Even if the comfortable atmosphere doesn’t convince you that hotel dining isn’t just for tourists, the generously proportioned dishes could – mains are pricier but you won’t leave hungry. Of course, you can always visit them during special occasions when they have prix fixe deals: aside from Winter/Summerlicious there’s also drink and menu specials on key dates (this Valentine’s Azure is offering a $70 menu with $14 cocktails).

Torontonians, next time you’re looking for a comfortable dining experience, consider a hotel. After all, why would you only treat yourself while travelling?

Overall mark - 7 out of 10
Disclaimer: The above meal was complimentary. Rest assured, as noted in my mission statement, I will always provide an honest opinion.
Is Winterlicious worth it (based on my meal selection)?
Winterlicious - $48
Regular menu - $63 - octopus ($18), salmon ($31) and dessert ($14)
Savings - $15 or 24%
How To Find Them
 Location: Toronto, Canada
 Address: 225 Front Street West (in the Intercontinental Hotel)

Follow me on twitter to chat, be notified about new posts and more - https://twitter.com/GastroWorldBlog
____________________________
Gastro World's Grading System

  • Anything under 5 - I really disliked and will never go back
  • 6 - decent restaurant but I likely won't return
  • 7 - decent restaurant and I will likely return
  • 8 - great restaurant that I'd be happy to recommend
  • 9 - fantastic restaurant that I would love to visit regularly and highly recommend
  • 10 - absolute perfection!
Azure - InterContinental Toronto Centre Hotel Menu, Reviews, Photos, Location and Info - Zomato

Shoushin (Toronto)



Take it from a person who hated sushi as a teenager: quality ingredients and eating from the hands of a well-trained chef makes a HUGE difference. Having been introduced to “Japanese” cuisine in places like Memories of Japan or AYCE restaurants, I couldn’t understand why people enjoyed the spongy fleshy fish. But, it’s similar to expecting someone to like Mexican food after feeding them Taco Bell (no offense, the fries supreme is great, but the tacos? Not so much.)

Hence, when a Chef names a restaurant after the pursuit of craft, Shoushin translates to a Chinese phase signifying ‘a craftsman’s heart’, you know to expect a high caliber. Undeniably, my new found appreciation for the raw dishes have been cultivated after eating the real thing. Dining from the hands of a craftsman isn’t cheap, but just like having a fantastic steak, a good sushi meal should be reserved for special occasions.

Like other high-end sushi restaurants, Shoushin’s offers only omakase menus that changes based on ingredient availability and the chef’s whim. As a diner, you simply pick a price point ($80, $130, $160 or $250) and inform them about food allergies.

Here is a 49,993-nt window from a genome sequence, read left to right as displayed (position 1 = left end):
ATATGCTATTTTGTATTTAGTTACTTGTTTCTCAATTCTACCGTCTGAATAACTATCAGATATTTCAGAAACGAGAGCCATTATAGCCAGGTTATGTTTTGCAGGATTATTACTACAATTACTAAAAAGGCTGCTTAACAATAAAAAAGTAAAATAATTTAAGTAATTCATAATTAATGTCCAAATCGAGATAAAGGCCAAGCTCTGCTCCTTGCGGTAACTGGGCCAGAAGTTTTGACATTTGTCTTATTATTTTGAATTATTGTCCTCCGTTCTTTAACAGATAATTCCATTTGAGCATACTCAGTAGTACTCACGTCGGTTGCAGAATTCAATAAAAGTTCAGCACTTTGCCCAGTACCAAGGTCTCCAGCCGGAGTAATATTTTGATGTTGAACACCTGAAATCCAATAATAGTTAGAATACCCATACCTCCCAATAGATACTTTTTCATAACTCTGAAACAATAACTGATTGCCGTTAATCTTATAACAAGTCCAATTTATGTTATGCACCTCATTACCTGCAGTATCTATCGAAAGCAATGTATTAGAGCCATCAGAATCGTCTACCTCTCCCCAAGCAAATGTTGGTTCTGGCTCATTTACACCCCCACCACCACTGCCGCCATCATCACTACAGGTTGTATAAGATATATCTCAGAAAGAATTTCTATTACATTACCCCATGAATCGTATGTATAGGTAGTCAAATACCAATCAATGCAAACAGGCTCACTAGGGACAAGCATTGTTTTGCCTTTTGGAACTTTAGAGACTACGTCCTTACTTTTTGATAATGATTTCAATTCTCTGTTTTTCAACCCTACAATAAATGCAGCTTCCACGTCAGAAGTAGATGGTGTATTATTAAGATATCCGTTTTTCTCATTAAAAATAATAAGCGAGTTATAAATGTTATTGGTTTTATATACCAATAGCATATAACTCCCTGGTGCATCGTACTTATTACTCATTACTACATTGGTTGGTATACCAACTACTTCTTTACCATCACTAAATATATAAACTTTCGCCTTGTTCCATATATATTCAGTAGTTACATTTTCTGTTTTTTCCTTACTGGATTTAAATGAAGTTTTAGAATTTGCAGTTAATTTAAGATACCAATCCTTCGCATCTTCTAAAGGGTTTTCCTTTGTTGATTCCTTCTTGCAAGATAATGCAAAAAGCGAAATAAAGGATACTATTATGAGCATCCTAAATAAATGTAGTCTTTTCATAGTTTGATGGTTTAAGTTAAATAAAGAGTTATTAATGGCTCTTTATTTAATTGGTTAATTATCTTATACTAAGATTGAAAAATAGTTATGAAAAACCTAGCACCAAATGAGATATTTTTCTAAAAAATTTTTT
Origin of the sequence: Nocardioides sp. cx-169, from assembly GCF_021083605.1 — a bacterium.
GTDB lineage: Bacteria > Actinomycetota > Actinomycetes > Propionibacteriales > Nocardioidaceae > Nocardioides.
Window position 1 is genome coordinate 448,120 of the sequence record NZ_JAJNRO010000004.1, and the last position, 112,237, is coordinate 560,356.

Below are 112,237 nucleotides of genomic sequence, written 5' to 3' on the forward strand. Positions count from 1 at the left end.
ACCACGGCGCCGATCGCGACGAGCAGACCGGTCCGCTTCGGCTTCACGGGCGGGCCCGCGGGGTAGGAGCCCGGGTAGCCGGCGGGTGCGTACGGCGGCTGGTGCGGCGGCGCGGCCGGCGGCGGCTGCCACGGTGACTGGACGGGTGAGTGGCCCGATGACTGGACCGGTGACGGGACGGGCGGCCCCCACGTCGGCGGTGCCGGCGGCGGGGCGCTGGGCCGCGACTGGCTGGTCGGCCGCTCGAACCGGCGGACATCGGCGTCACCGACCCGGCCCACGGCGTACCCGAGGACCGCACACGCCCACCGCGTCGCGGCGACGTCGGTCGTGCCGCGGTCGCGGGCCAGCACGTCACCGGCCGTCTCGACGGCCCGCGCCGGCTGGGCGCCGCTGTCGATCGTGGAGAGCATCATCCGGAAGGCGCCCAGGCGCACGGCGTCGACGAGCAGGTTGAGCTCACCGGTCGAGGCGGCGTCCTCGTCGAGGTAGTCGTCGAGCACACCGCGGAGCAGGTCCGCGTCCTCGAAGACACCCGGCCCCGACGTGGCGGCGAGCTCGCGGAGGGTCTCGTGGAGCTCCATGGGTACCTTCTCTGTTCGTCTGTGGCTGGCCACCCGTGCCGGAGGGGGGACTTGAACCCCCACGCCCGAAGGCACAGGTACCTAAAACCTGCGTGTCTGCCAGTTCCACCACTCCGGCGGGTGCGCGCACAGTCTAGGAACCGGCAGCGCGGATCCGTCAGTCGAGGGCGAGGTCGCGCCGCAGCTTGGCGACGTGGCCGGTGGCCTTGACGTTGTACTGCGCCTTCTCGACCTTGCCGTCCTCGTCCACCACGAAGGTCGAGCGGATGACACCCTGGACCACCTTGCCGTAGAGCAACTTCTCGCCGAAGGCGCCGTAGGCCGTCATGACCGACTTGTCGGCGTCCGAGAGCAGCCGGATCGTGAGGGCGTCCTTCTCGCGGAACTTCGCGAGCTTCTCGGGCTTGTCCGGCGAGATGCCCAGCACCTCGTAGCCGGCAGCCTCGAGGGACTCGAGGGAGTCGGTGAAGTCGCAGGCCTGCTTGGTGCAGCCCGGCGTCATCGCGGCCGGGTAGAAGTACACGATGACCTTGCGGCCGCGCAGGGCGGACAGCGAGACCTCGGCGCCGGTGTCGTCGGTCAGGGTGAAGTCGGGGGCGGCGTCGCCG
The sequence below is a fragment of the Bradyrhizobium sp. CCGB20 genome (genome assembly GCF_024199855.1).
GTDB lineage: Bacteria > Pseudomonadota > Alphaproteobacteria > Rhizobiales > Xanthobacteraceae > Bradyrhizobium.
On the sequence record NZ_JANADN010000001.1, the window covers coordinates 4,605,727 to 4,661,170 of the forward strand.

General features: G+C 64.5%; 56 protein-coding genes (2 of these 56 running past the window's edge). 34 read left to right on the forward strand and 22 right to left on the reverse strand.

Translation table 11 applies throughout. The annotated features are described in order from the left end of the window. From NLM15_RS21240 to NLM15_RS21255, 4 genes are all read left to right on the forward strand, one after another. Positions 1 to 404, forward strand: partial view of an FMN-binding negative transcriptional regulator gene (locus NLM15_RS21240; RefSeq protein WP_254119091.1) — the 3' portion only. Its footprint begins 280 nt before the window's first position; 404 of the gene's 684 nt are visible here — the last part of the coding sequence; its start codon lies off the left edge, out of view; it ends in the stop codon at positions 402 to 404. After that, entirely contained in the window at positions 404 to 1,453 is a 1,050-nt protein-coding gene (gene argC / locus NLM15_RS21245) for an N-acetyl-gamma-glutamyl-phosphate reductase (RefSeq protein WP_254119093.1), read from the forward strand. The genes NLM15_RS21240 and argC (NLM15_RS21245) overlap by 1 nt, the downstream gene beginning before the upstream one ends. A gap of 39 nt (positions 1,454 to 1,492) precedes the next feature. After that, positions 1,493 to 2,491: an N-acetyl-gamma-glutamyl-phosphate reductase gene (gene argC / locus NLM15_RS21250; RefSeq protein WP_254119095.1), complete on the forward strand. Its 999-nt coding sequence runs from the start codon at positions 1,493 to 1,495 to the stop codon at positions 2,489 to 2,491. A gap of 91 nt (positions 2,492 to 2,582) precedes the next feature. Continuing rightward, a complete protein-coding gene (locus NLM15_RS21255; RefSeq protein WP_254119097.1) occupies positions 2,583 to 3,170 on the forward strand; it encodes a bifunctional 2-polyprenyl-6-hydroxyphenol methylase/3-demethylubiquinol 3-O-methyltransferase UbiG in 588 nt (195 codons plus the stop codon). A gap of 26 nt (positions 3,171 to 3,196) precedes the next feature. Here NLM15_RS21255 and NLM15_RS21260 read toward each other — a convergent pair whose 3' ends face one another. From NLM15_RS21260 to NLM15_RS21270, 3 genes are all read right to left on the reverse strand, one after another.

Wanting to try their sashimi, we opted for the Yuri ($130) menu. Consisting of two appetizers, sashimi, soup, sushi and dessert, it allowed us to sample a bit of everything.

The first appetizer, a tomato pod, showcased the artful plating that synonymous with Japanese cuisine. After the tomato’s juicy pulp is hollowed out, it’s used to make chilled agar-gar jelly noodles (a gelatin derived from algae). Topping the slick noodles were succulent pieces of East Coast Canadian crab; a dollop of tomalley added an extra richness. Completing the dish were cold asparagus and ponzu jelly, which made it a refreshing summer starter.

As the grating board was revealed and the wasabi root prepared, the anticipation started to build. We’re warned that the prized condiment shouldn’t be mixed into the soy sauce, instead you add a bit to the fish and then dip into the soy separately.


The sashimi was equally beautifully plated and with two slices of everything (except for the octopus), could be shared (Shoushin allows diners to choose different menus). Luckily, everything tasted as great as it looked (from left to right):

  • With bits of a chopped herb (could be shiso) topping the fluke (hirame) it was light and refreshing, slowly easing my taste buds into the meal.
  • The amberjack (kanpachi), while still delicate, had an almost creamy finish that’s really different from past experiences.
  • Although I couldn’t catch the Japanese name of the smaller fish, I could have sworn it was described as “chicken fish” in English. If it were, I could see how the name was derived as the fish’s skin had the chewy springy texture of a cold boiled chicken.
  • What a shame that there was such a small cube of the octopus. The tentacle was so flavourful and tender that I immediately wanted another taste.

Following the sashimi was a hot appetizer: a lovely sesame encrusted miso marinated black cod – just as flavorful and moist as the typical grilled version, but with a nutty crunch from the sesame coating. On the side, a pyramid of crown daisy vegetables, shredded carrots, and shiitake slivers mixed with tofu paste. I could have done without the side of vegetables as there’s a unique taste to the chrysanthemum greens that I’ve never acquired (also known as tung ho, it’s also frequently found in hot pot restaurants).


Before the sushi, a rich bowl of hot miso soup was presented. Earthier than the typical salty broth, it went nicely with Shoushin’s take on agedashi, which was was mixed with a glutinous flour so that the tofu had a chewy nutty bite.